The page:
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Study Themes

ASPnet schools are encouraged to conduct pilot projects on four main themes of study covering a wide range of interrelated sub-topics. The point of departure should be issues relevant to the studentís own environment, concerns, and aspirations. The themes presented below provide a basis which can be extended to other topics.

1. World concerns and the role of the United Nations system:

Select an issue of world concern such as poverty, hunger, disease, unemployment, pollution, illiteracy, cultural identity, women's issues, population, etc., and examine various facets of the problem locally, nationally and internationally. As the students search for possible solutions, the present and future role of the United Nations and its Specialized Agencies in helping to solve such issues become more concrete and visible. The observance of International and United Nations Years and Days can also help students to situate these issues with regard to their own lives, now and in the future.

2. Human rights, democracy and tolerance:

Schools often choose the Universal Declaration of Human Rights, the Convention on the Rights of the Child, or the Decade on Education for Human Rights (1995-2004 for example, as points of departure.. Discussions should be within the context of the students' own experiences, broadening out to encompass the rights of others, sensitizing them to their own rights but also to their duties and responsibilities. Today, many activities relating to human rights aim at eliminating all manifestations of intolerance, racism, prejudice and at strengthening education for democracy, mutual respect, civic responsibility, tolerance and non- violent conflict resolution.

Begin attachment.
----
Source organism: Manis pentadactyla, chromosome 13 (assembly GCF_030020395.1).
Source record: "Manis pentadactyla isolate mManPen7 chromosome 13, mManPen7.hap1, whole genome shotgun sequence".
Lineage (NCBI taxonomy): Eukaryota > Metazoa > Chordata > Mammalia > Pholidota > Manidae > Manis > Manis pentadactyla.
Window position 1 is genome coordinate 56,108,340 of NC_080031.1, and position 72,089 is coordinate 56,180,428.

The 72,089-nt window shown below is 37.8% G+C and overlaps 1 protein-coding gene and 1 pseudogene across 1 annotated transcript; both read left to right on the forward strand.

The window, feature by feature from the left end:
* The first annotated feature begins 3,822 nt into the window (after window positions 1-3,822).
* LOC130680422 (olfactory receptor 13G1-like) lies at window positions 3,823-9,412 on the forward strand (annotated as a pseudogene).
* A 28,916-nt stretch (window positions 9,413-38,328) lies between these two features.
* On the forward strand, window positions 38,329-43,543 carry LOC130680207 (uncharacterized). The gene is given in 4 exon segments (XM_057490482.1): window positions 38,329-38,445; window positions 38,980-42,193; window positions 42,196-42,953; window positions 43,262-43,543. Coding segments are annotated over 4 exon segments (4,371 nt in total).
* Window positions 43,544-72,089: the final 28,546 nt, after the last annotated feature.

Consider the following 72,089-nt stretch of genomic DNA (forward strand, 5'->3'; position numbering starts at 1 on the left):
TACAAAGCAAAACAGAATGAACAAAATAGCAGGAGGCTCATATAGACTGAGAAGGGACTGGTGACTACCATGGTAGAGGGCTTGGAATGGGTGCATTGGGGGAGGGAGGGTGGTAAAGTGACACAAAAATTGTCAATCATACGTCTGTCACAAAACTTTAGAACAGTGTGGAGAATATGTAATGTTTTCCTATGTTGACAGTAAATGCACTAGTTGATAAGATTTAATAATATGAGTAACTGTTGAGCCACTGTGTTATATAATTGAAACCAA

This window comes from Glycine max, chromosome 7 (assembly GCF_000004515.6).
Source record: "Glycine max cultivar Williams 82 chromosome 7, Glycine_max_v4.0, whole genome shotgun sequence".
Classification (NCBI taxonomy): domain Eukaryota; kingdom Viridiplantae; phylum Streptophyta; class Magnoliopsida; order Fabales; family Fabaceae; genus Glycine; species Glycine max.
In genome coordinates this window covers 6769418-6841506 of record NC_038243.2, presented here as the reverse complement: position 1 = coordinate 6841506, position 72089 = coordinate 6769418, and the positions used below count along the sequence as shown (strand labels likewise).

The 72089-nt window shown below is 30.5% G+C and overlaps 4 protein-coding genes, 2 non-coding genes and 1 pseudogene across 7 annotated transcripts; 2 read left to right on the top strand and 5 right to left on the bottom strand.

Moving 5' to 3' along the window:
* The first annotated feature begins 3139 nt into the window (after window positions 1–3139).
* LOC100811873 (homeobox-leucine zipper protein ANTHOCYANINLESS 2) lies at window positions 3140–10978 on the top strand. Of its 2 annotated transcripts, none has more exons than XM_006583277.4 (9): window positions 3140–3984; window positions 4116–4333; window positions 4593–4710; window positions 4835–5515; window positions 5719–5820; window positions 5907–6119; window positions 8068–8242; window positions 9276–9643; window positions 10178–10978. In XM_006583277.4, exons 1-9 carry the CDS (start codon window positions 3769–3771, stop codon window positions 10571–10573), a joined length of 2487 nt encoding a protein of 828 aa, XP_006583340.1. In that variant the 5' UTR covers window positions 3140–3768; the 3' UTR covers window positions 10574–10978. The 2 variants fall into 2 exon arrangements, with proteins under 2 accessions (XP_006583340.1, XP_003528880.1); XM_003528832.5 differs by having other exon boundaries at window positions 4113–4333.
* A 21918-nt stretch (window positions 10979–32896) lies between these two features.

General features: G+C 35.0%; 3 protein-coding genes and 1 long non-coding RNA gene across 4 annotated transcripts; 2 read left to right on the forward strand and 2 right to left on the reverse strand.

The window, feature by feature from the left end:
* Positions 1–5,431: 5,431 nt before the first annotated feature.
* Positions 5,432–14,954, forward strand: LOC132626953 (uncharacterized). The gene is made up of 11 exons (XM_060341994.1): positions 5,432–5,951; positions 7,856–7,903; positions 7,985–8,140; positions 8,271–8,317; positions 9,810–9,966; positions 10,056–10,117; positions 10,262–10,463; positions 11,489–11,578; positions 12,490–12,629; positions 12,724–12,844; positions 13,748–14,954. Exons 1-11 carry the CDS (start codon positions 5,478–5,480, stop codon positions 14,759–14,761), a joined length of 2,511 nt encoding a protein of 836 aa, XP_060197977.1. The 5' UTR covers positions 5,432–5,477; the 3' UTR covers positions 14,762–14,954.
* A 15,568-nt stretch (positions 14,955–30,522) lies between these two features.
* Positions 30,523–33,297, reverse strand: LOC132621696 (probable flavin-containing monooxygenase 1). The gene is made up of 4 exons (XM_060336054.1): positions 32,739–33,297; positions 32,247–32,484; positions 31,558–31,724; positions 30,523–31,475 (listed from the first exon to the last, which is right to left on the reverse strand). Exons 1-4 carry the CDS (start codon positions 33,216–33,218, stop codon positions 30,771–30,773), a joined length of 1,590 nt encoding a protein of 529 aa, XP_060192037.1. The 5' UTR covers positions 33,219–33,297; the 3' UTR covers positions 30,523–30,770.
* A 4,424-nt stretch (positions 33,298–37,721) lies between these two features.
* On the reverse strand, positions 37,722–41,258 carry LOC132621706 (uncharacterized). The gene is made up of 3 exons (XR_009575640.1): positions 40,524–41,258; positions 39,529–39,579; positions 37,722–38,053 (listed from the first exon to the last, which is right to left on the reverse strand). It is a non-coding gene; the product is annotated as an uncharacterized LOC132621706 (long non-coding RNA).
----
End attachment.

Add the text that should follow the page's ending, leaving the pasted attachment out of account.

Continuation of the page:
3. lntercultural learning:

As societies become increasingly multicultural and multiethnic, the study of other countries and cultures can be undertaken at the local and national levels. Contact can be made with parents or students of other origins, indigenous peoples, immigrant groups and with embassies and cultural centres of other nations. Such groups and organisations are an invaluable source of information and could help to promote a better understanding and appreciation of other customs, traditions and values, by contributing to exhibitions or by providing speakers to address students about the country and its role in the UN family.

4. Environmental concern:

This theme allows students to link international issues affecting the global environment to individual, local or national realities. Within this framework, they can be encouraged to confront problems of local concern which may lead them to develop strategies for the same or similar problems at both national and international levels. Activities in this area include studies on pollution, energy, forest conservation, marine and atmospheric research, soil erosion and conservation of natural resources, desertification, the "greenhouse effect", sustainable development, recycling "Agenda 21", and ultimately on how science contributes to the future of humanity. Subsequent to reflection in the classroom, community-oriented projects are often conducted to improve immediate local needs.

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